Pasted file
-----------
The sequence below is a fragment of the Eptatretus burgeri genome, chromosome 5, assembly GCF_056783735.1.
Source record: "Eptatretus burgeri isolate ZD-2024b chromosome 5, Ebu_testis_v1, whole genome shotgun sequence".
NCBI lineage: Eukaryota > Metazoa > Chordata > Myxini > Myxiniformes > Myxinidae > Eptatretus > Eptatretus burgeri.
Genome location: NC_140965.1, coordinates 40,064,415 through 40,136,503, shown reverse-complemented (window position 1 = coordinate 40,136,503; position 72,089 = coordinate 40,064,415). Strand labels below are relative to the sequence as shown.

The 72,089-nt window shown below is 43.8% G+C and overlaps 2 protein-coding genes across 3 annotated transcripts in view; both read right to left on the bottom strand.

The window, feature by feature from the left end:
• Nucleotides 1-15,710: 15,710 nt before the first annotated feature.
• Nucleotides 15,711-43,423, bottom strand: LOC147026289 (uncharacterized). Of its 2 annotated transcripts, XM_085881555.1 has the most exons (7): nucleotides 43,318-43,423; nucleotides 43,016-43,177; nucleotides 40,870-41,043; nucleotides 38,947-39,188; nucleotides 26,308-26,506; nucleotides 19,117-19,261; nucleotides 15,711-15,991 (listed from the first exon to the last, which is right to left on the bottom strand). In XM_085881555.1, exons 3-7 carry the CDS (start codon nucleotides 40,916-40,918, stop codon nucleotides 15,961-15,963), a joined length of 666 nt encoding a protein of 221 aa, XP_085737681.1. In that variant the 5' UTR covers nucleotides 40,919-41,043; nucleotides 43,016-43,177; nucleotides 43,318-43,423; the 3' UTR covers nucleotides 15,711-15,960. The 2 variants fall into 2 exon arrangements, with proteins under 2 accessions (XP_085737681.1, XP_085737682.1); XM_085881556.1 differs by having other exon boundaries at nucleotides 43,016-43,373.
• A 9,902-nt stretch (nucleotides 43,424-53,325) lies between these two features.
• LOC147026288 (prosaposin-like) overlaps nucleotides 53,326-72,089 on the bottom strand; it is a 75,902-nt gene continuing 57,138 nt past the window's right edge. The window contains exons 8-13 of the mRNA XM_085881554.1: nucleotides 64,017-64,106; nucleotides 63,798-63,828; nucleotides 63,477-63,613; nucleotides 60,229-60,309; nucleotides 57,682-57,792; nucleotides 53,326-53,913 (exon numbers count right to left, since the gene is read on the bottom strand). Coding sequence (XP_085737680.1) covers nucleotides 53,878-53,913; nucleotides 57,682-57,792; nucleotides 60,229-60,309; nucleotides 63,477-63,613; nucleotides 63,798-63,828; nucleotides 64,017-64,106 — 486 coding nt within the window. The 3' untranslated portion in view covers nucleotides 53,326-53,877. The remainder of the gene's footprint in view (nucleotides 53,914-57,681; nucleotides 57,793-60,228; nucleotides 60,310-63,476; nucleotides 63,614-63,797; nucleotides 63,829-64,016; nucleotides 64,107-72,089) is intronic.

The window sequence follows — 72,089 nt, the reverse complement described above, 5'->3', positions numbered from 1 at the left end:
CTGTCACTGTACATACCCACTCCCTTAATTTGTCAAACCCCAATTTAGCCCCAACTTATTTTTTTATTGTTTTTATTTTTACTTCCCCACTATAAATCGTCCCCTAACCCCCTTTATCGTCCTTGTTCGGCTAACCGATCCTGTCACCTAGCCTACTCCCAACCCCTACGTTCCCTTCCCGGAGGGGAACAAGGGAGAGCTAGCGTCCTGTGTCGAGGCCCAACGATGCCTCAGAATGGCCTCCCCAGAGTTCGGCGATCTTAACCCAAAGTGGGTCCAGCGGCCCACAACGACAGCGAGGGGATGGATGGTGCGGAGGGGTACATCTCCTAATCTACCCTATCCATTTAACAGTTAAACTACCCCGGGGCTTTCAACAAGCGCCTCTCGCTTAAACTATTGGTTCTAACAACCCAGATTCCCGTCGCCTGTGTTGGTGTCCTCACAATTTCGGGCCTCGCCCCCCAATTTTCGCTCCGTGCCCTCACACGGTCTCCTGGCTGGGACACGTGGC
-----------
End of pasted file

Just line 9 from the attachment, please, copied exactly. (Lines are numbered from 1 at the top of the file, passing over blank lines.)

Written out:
• A 9,902-nt stretch (nucleotides 43,424-53,325) lies between these two features.